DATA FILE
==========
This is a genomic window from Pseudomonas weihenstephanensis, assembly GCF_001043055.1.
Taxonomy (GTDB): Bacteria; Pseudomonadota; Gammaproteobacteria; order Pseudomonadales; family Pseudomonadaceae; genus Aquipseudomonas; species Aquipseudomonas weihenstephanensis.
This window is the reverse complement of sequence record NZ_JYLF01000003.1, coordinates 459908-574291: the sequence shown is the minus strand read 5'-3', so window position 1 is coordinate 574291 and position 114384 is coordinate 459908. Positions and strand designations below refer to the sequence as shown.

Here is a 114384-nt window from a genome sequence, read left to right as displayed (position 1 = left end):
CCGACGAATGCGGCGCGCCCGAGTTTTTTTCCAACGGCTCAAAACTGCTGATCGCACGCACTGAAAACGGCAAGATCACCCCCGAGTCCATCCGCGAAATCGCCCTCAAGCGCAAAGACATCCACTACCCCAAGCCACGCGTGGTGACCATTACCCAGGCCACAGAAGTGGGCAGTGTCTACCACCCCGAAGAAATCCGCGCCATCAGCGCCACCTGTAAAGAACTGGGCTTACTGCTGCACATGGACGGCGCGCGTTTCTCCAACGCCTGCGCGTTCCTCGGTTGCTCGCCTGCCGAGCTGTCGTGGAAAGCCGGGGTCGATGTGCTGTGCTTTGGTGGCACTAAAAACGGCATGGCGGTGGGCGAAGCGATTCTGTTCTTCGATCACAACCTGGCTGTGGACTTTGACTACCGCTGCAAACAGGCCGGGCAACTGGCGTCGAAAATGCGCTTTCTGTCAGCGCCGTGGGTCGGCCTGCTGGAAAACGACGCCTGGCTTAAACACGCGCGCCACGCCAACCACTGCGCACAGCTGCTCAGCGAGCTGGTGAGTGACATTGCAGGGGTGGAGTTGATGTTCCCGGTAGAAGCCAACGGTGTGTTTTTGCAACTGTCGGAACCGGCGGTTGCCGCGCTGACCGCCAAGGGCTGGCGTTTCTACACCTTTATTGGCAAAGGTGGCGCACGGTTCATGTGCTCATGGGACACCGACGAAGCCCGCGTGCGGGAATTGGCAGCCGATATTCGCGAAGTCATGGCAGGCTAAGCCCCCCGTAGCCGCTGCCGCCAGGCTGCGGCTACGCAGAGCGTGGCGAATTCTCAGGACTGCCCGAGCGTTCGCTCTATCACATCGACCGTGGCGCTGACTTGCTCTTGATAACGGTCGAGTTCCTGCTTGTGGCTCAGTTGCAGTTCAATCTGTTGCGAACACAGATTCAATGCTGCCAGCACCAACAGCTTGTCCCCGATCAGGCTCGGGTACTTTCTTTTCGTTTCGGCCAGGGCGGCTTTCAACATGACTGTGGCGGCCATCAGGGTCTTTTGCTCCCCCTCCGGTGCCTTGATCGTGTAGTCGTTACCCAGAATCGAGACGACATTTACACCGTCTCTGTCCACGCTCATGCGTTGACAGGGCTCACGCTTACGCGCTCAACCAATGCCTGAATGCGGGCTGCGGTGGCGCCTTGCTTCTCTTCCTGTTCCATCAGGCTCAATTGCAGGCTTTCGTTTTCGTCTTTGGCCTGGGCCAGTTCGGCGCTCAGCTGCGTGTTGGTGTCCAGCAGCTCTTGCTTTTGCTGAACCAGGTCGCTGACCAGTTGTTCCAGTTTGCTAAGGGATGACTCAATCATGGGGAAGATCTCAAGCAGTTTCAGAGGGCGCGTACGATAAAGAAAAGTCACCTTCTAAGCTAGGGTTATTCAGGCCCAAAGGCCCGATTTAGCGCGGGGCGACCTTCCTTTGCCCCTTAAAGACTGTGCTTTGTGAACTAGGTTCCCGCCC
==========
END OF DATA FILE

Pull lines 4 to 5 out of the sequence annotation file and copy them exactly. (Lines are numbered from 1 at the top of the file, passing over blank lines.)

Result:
Here is a 114384-nt window from a genome sequence, read left to right as displayed (position 1 = left end):
CCGACGAATGCGGCGCGCCCGAGTTTTTTTCCAACGGCTCAAAACTGCTGATCGCACGCACTGAAAACGGCAAGATCACCCCCGAGTCCATCCGCGAAATCGCCCTCAAGCGCAAAGACATCCACTACCCCAAGCCACGCGTGGTGACCATTACCCAGGCCACAGAAGTGGGCAGTGTCTACCACCCCGAAGAAATCCGCGCCATCAGCGCCACCTGTAAAGAACTGGGCTTACTGCTGCACATGGACGGCGCGCGTTTCTCCAACGCCTGCGCGTTCCTCGGTTGCTCGCCTGCCGAGCTGTCGTGGAAAGCCGGGGTCGATGTGCTGTGCTTTGGTGGCACTAAAAACGGCATGGCGGTGGGCGAAGCGATTCTGTTCTTCGATCACAACCTGGCTGTGGACTTTGACTACCGCTGCAAACAGGCCGGGCAACTGGCGTCGAAAATGCGCTTTCTGTCAGCGCCGTGGGTCGGCCTGCTGGAAAACGACGCCTGGCTTAAACACGCGCGCCACGCCAACCACTGCGCACAGCTGCTCAGCGAGCTGGTGAGTGACATTGCAGGGGTGGAGTTGATGTTCCCGGTAGAAGCCAACGGTGTGTTTTTGCAACTGTCGGAACCGGCGGTTGCCGCGCTGACCGCCAAGGGCTGGCGTTTCTACACCTTTATTGGCAAAGGTGGCGCACGGTTCATGTGCTCATGGGACACCGACGAAGCCCGCGTGCGGGAATTGGCAGCCGATATTCGCGAAGTCATGGCAGGCTAAGCCCCCCGTAGCCGCTGCCGCCAGGCTGCGGCTACGCAGAGCGTGGCGAATTCTCAGGACTGCCCGAGCGTTCGCTCTATCACATCGACCGTGGCGCTGACTTGCTCTTGATAACGGTCGAGTTCCTGCTTGTGGCTCAGTTGCAGTTCAATCTGTTGCGAACACAGATTCAATGCTGCCAGCACCAACAGCTTGTCCCCGATCAGGCTCGGGTACTTTCTTTTCGTTTCGGCCAGGGCGGCTTTCAACATGACTGTGGCGGCCATCAGGGTCTTTTGCTCCCCCTCCGGTGCCTTGATCGTGTAGTCGTTACCCAGAATCGAGACGACATTTACACCGTCTCTGTCCACGCTCATGCGTTGACAGGGCTCACGCTTACGCGCTCAACCAATGCCTGAATGCGGGCTGCGGTGGCGCCTTGCTTCTCTTCCTGTTCCATCAGGCTCAATTGCAGGCTTTCGTTTTCGTCTTTGGCCTGGGCCAGTTCGGCGCTCAGCTGCGTGTTGGTGTCCAGCAGCTCTTGCTTTTGCTGAACCAGGTCGCTGACCAGTTGTTCCAGTTTGCTAAGGGATGACTCAATCATGGGGAAGATCTCAAGCAGTTTCAGAGGGCGCGTACGATAAAGAAAAGTCACCTTCTAAGCTAGGGTTATTCAGGCCCAAAGGCCCGATTTAGCGCGGGGCGACCTTCCTTTGCCCCTTAAAGACTGTGCTTTGTGAACTAGGTTCCCGCCC